Surinam by Chris Morin
I was sitting in my car stopped at a red light when it
happened. The car in front of me started to hover in mid-air. I thought I
was hallucinating so I rubbed my eyes. But when I opened them the car kept
rising. I looked in my rear view mirror and noticed the same thing happening
to the car behind me. What was going on?
I got out of my vehicle and looked around. Other cars
were being lifted away like puppets on strings, but not all of them. It didn't
happen to me.
Drivers of these cars were screaming as they rose fifty
feet in the air. In an instant, the screaming stopped and the cars simultaneously
came crashing to the ground. Hubcaps, glass and pieces of metal flew everywhere.
Some cars exploded from the impact. People rushed to help the drivers. But
they were gone.
Every driver of the hovering cars was nowhere to be found.
I had to abandon my car and walk the rest of the way
home. The streets were jammed with accidents. I was in a state of shock with
no idea what was happening. Then it hit me. My wife was on her way home from
work. I quickly reached for my cell phone, couldn’t remember the number and
then realized that I had it in stored memory on the phone. I pressed the
send button but the line was busy.
Martial Law was declared an hour later. The country and
my life were in chaos. I decided I couldn't wait any longer. I took out my
bicycle and started backtracking my wife's route home. She had to be out there
I heard screams every pedal I pushed. Every road, every
neighborhood there were screams. Loved ones dead, missing, lost.
It had taken me an hour to get to route 495. It was the
major route my wife took home every night. It was one massive accident after
another. Cars were piled on top of each other. Smoke and flames bellowed
from a car at the bottom of a stack of three; an arm clearly visible hanging
out of the flattened vehicle. I pushed on after I realized that none of them
was the one I was looking for.
It was bumper-to-bumper hell. Without a gift from God,
this highway would be closed for weeks. It looked like every tenth car had
been grabbed and pulled into thin air. When they were finally let go into
traffic, all hell broke loose. There were crashes all over the place. But
none of the cars looked familiar. I had to continue.
The further I went the more unnerving it became. Not
having a radio made it nearly impossible to figure out what was going on
and every person I saw on the highway was either dead or attending to the
wounded. I became convinced that my journey was going to turn ugly.
Near the turnoff to route 119 someone yelled at me to
stop. I looked around and couldn't tell where the voice was coming from. I
heard the request again. Only this time it wasn't a request. It was a demand.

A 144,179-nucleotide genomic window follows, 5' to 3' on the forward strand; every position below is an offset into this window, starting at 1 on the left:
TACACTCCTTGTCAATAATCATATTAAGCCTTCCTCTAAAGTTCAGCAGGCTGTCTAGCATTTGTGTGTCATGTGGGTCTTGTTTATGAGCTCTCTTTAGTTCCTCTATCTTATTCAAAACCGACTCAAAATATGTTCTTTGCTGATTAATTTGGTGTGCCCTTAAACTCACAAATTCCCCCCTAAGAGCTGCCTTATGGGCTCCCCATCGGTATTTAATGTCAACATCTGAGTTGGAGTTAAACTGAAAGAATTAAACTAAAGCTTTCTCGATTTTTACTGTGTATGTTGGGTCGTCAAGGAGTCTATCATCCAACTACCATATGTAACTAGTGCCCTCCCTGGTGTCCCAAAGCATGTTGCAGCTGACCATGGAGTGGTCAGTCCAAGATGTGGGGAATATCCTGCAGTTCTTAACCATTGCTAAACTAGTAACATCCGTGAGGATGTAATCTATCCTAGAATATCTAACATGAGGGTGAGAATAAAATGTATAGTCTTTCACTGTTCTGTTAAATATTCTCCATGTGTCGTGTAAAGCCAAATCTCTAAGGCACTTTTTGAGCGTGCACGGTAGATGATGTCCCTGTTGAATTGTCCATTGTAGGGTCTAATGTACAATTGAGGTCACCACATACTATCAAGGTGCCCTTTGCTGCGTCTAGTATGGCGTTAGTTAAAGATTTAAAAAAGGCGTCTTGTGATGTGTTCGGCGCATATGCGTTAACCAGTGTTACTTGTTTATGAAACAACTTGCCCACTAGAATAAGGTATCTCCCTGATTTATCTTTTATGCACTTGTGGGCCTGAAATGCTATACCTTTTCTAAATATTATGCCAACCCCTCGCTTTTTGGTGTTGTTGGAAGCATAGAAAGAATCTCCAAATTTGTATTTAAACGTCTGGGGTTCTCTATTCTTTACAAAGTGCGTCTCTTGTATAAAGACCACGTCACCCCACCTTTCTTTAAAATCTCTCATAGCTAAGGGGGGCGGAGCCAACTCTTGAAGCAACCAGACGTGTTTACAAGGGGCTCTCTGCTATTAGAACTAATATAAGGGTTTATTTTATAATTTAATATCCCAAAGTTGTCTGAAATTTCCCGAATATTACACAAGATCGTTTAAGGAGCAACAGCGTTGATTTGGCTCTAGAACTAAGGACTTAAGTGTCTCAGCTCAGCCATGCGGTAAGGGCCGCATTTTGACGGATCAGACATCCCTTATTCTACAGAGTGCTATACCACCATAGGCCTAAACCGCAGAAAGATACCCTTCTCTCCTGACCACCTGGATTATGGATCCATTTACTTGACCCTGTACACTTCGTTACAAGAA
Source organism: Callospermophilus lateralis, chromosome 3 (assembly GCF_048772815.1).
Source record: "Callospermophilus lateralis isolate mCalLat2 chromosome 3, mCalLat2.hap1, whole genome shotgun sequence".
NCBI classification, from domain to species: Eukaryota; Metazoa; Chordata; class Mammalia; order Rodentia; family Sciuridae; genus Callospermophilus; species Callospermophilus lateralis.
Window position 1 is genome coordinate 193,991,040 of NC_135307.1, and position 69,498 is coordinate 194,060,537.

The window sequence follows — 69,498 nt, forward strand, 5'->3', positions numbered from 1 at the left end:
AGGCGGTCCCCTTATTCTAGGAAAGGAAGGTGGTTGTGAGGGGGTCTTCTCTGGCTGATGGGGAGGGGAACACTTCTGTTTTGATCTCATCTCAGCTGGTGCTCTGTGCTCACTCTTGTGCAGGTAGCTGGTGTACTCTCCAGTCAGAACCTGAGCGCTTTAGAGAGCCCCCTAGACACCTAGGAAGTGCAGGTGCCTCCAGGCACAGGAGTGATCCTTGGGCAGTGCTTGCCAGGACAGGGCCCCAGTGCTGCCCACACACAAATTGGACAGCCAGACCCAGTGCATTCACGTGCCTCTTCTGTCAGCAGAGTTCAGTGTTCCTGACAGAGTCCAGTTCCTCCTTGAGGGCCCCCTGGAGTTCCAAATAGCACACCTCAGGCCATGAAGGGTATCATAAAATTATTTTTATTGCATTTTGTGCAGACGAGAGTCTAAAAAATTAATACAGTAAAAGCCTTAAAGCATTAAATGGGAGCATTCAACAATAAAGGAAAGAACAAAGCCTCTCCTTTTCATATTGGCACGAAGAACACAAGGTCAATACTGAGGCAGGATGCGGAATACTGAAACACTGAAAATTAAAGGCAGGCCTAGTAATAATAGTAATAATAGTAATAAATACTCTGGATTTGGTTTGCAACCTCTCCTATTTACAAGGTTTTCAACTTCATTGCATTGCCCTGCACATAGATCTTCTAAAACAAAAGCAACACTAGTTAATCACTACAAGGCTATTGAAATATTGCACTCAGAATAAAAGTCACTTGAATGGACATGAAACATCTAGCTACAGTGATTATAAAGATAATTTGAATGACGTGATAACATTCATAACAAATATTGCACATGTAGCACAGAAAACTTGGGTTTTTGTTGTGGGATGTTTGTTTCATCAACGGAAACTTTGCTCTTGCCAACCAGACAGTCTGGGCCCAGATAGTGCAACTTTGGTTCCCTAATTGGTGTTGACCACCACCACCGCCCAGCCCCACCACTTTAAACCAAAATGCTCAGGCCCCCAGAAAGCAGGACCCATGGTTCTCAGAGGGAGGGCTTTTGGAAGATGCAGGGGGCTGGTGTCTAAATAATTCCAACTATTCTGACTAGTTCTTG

Whoever it was wanted my bicycle. I scanned the vehicles in the area and took
off as fast as I could. I had to be getting close.
I began to notice that there were more men than women
It began to get dark and I began to dread the arrival
of the night. The fires from all of the accidents burned and it gave the world
an uneasy feel. Death was all around. I had been biking for two hours but
it felt like a lifetime. Then I saw it. It was my wife's car. It was mangled.
Smoke poured out of it and soot covered the license plate. I pulled the bike
over to the car but didn't say a word. I got off of the bike and dropped
to my knees in terror.
Then I heard an almost unrecognizable voice.
"Hello," I asked almost shyly.
She was behind the car hiding under a blanket. She poked
her heard out and I noticed that she was holding a tire iron and was shaking
in fear. She smiled as she recognized me. I slowly approached her and as I
held her she nearly melted in my arms.
I placed her on the bike and walked beside it as I guided
her along. I needed to get her home and get her out of this graveyard. She
was in shock. Me? I was confused. It didn't look as if she was in an accident.
It looked as if her car had been dropped. But if it had, how was she able
to walk away without a scratch?
We made it home but it wasn't easy. Streets were blocked
and everywhere we went we saw police and military vehicles. My wife was still
in shock. I carried her into the house and placed her on the couch. I got
a blanket and covered her up and then got her a glass of water.
After she was settled, I turned on the television to
see what was going on. Tom Brokaw looked as if he'd been awake for days.
He was reporting that the disaster had occurred all over the world. Millions
were feared dead and the roadways were completely shut down. Martial Law
was still in effect and would be for at least a week.
There was still no word from the government as to the
I lost consciousness shortly after that.